Don't Count on the Calorie
Calories are sneaky. For those who have tried counting them to lose weight, you know quite well that they slip through your fingers during that latte and biscotti snack break. But it turns out that regulating our diets strictly through calories, technically just a unit of energy, has recently proved less reliable than we thought.
Take nuts, for example. Nuts are generally regarded as a calorie-dense, energy-dense food group. But David Baer, a researcher at the United States Department of Agriculture, found that our bodies only absorb about 70 percent of the calories in almonds. Same with walnuts and pistachios.A meal for research subjects at the USDA lab. (Nicola Twilley)
And then there’s the question of what happens when food is changed from its natural state. Richard Wrangam, a Harvard anthropologist, was studying chimpanzees and decided to try and mimic their diet of raw, unprocessed foods. He quickly found this had a much different impact on his body: “I discovered that it left me incredibly hungry.”
His research found that our bodies absorb up to 40 percent more calories from meat, starches and fat when they are cooked. I mean, have you ever seen a chubby chimpanzee?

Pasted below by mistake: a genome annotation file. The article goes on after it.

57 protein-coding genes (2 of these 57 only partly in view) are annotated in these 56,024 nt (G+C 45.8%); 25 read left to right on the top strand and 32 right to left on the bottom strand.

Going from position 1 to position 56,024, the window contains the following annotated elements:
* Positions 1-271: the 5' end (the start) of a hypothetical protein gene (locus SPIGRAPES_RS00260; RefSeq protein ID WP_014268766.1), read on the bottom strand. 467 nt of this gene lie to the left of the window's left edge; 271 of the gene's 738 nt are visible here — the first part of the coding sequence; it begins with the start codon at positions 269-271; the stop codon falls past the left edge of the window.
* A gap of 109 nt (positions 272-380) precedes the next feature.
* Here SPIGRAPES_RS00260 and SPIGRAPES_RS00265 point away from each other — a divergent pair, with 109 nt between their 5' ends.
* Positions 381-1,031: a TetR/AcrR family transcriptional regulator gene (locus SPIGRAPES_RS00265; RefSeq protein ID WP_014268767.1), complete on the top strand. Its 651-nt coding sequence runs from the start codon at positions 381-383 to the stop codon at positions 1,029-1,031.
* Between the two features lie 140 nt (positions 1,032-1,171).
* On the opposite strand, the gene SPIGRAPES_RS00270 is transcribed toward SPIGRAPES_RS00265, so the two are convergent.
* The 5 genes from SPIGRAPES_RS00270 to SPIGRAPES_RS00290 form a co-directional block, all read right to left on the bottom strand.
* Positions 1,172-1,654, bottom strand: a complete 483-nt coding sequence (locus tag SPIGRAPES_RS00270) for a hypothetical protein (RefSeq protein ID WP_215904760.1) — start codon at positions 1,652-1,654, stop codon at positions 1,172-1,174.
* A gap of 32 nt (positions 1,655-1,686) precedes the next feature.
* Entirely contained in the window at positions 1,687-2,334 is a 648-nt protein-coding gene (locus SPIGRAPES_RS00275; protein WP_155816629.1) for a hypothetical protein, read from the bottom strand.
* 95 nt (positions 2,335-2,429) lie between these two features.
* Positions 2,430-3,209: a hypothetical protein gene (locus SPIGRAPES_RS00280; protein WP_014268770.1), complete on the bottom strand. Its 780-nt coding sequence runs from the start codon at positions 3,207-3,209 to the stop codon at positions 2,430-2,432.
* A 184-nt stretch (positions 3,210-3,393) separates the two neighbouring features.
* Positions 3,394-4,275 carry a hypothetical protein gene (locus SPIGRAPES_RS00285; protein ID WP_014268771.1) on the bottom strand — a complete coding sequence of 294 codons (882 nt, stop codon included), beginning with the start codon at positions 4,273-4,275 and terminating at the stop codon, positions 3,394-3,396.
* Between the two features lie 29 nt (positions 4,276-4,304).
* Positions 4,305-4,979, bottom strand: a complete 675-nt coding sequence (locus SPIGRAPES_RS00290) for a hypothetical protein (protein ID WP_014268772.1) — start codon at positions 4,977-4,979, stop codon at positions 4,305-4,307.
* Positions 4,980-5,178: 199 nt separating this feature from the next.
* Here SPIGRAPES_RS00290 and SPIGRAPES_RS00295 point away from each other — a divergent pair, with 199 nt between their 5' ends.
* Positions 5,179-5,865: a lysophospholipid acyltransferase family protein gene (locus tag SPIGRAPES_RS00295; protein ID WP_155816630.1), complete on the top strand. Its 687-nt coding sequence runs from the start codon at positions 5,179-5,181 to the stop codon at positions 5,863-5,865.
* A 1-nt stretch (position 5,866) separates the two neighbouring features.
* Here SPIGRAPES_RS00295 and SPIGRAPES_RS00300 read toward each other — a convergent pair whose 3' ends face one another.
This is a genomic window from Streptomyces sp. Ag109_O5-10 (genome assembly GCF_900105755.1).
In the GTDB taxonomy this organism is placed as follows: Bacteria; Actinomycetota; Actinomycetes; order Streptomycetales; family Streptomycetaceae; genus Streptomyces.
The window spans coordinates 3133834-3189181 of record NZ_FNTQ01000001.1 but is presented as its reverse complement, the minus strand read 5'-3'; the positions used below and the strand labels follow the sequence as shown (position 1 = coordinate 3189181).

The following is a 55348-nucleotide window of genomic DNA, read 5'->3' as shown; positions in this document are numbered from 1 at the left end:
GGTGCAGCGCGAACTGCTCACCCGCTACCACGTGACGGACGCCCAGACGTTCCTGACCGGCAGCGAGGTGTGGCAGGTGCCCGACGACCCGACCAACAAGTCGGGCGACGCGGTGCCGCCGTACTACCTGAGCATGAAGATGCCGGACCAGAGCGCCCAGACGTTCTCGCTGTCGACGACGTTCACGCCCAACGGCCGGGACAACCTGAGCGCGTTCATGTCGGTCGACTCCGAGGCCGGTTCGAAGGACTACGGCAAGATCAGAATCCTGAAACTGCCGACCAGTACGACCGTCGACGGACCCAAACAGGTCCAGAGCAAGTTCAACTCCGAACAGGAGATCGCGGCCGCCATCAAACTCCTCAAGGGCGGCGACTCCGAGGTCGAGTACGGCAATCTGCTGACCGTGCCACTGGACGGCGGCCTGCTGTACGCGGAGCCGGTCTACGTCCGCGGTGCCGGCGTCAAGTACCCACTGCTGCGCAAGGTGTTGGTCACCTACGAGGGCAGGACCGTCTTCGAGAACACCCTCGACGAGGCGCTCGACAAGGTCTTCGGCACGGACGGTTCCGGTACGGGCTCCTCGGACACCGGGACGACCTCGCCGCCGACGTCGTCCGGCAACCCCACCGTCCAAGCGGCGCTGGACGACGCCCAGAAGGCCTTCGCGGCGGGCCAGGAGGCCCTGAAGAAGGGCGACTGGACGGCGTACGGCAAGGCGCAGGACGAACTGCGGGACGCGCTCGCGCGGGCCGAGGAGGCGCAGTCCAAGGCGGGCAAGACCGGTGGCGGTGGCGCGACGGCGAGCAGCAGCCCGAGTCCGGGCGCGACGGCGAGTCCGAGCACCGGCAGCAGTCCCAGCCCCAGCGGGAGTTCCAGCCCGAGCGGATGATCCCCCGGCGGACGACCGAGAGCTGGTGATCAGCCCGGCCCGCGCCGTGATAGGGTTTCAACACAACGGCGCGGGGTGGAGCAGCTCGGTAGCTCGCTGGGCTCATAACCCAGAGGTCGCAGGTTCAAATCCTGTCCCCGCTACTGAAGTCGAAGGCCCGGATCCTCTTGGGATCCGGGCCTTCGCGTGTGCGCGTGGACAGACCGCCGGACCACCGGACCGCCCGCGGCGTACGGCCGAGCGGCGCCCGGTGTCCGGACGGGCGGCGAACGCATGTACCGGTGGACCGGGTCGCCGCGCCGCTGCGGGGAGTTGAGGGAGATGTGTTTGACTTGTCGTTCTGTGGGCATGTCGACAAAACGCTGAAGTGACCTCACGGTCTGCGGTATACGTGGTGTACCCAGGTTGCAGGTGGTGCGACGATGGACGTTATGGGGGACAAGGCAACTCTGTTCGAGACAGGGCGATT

So if the way we prepare and digest food so strongly affects how many calories we consume, what’s the best way to keep track of what we eat? Cynthia Graber and Nicola Twilley, the co-hosts of Gastropod, a podcast about food science and history, took a detailed look into the latest research on calories. And they found it’s hard to make a conclusion when there are so many variables – from the bacteria living in your stomach to how accurate our food labels are.Cynthia Graber, from Gastropod, speaks to the USDA's Bill Rumpler inside the human calorimeter. (Nicola Twilley)
But wait, wait, don’t put away that fitness tracker yet. We might not know everything about calories, but they are still the closest thing we have for measuring how and what we eat. And Graber says burning more than you take in will always be the way to lose weight.
“It's true – it’s still true,” she said."
Correction: This article initially included a quote by Cynthia Graber that said you should take in more than you burn to lose weight. This was a misspeak, and Graber meant the opposite.